A horse. Clover is a gentle, motherly, and powerful mare, who supports the revolution, but becomes dismayed by the direction it takes under Napoleon. Yet she has neither the will nor the personality to resist the pigs. She becomes a witness to the corruption of the revolution as it turns into a totalitarian state, though she only vaguely understands that something has gone wrong. Clover symbolizes the female working class and peasants of the Soviet Union.
The Animal Farm quotes below are all either spoken by Clover or refer to Clover. For each quote, you can also see the other characters and themes related to it (each theme is indicated by its own dot and icon, like this one: Note: all page and citation info for the quotes below refers to the Signet Classics edition of Animal Farm published in 1996.).
Chapter 7 Quotes
If she herself had had any picture of the future, it had been of a society of animals set free from hunger and the whip, all equal, each working according to his capacity, the strong protecting the weak... Instead - she did not know why - they had come to a time when no one dared speak his mind, when fierce, growling dogs roamed everywhere, and when you had to watch your comrades torn to pieces after confessing to shocking crimes.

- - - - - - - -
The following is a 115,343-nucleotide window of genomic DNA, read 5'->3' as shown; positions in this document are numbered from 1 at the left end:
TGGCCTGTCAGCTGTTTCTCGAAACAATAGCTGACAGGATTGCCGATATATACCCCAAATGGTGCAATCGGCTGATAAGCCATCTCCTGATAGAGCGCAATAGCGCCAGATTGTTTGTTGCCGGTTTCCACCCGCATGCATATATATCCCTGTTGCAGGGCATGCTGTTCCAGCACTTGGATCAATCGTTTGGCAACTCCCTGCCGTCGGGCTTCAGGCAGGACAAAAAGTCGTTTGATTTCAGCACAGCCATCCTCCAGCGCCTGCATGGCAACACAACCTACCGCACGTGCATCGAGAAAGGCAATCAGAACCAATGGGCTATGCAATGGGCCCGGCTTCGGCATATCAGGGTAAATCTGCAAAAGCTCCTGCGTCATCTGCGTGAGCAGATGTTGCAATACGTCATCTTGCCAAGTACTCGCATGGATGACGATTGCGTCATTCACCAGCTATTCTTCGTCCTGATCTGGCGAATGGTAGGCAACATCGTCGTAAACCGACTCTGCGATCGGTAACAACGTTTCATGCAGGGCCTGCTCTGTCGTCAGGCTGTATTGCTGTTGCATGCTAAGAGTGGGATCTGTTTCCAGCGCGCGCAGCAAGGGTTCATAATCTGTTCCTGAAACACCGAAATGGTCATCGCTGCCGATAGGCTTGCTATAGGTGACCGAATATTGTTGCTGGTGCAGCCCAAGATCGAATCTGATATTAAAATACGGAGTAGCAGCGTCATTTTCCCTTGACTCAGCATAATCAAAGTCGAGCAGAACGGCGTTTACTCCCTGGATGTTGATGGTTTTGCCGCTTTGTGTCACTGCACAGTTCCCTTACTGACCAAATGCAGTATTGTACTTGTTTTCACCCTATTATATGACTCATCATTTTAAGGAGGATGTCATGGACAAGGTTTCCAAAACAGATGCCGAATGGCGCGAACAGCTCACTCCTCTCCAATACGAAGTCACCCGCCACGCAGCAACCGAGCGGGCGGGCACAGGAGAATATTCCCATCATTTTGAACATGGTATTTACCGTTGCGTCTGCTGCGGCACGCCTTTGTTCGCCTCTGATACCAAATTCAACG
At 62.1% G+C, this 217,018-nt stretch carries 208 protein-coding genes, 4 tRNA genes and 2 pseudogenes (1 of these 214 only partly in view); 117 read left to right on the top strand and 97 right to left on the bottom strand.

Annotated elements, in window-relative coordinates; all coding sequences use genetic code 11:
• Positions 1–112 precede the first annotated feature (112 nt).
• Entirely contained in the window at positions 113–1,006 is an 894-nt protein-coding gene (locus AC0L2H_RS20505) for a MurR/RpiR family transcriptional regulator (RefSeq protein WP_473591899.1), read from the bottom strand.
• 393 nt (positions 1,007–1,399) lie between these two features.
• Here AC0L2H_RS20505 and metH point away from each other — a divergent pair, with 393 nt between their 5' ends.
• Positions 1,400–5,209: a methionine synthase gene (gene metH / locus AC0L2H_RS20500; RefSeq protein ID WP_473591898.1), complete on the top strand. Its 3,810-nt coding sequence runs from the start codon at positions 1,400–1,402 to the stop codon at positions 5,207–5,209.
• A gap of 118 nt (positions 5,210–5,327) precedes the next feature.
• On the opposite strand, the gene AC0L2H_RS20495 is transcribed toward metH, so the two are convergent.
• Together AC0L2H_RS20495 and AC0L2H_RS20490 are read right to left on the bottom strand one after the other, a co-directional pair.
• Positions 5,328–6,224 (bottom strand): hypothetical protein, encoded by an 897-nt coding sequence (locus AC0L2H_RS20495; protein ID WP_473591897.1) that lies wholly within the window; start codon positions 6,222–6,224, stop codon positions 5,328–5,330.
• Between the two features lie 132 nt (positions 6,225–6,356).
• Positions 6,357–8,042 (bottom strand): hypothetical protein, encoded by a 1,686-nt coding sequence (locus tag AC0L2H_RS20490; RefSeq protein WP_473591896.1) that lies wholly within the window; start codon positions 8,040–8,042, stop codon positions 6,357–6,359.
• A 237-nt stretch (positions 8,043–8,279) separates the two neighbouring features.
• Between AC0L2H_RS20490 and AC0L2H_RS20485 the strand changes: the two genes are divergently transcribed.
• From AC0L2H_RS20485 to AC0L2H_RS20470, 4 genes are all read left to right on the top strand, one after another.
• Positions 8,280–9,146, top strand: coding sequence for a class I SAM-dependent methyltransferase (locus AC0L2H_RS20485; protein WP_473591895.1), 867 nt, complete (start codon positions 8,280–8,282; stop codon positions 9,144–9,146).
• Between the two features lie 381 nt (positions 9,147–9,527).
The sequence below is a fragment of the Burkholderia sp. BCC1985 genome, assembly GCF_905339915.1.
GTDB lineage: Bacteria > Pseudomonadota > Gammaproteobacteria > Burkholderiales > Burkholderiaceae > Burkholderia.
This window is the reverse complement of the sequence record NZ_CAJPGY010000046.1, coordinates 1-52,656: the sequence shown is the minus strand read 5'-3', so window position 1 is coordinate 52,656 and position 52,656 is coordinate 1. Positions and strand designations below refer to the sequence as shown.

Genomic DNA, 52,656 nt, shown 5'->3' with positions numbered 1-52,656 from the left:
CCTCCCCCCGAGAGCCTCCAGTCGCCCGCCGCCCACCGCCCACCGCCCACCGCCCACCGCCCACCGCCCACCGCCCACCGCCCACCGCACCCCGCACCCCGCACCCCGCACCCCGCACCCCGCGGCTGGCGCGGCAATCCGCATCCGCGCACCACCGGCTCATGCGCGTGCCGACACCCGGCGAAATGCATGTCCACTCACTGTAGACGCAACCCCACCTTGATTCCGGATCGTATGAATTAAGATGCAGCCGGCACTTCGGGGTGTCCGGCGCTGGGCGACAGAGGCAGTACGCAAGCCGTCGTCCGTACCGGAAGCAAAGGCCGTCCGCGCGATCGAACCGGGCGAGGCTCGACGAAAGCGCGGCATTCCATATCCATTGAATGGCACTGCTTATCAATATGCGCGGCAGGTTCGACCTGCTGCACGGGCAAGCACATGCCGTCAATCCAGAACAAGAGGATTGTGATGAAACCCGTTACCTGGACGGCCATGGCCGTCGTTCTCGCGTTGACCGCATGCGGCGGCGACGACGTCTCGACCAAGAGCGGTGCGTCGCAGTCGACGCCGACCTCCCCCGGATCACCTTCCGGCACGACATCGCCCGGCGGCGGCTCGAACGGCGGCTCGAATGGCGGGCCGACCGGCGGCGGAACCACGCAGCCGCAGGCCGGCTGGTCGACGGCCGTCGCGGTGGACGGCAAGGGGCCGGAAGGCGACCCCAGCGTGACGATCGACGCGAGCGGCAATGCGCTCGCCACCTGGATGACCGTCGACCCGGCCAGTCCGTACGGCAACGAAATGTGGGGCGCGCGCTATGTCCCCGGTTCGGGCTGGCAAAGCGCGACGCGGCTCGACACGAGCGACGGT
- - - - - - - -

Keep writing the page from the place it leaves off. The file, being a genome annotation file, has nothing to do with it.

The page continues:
The timeline below shows where the character Clover appears in Animal Farm. The colored dots and icons indicate which themes are associated with that appearance.
...the hens, pigeons, sheep, and cows; two cart horses, the enormous Boxer, and the motherly Clover who lets some orphaned ducklings shelter between her legs; Muriel the goat and Benjamin the... (full context)
...begin sleeping in beds. Though Boxer dismisses the change by saying "Napoleon is always right," Clover is certain that the Commandments ban beds. She gets Muriel to read her the Fourth... (full context)
...since Mr. Jones was defeated. Boxer thinks he must work harder to make things better. Clover leads the animals in a sad rendition of "Beasts of England." Squealer soon announces that... (full context)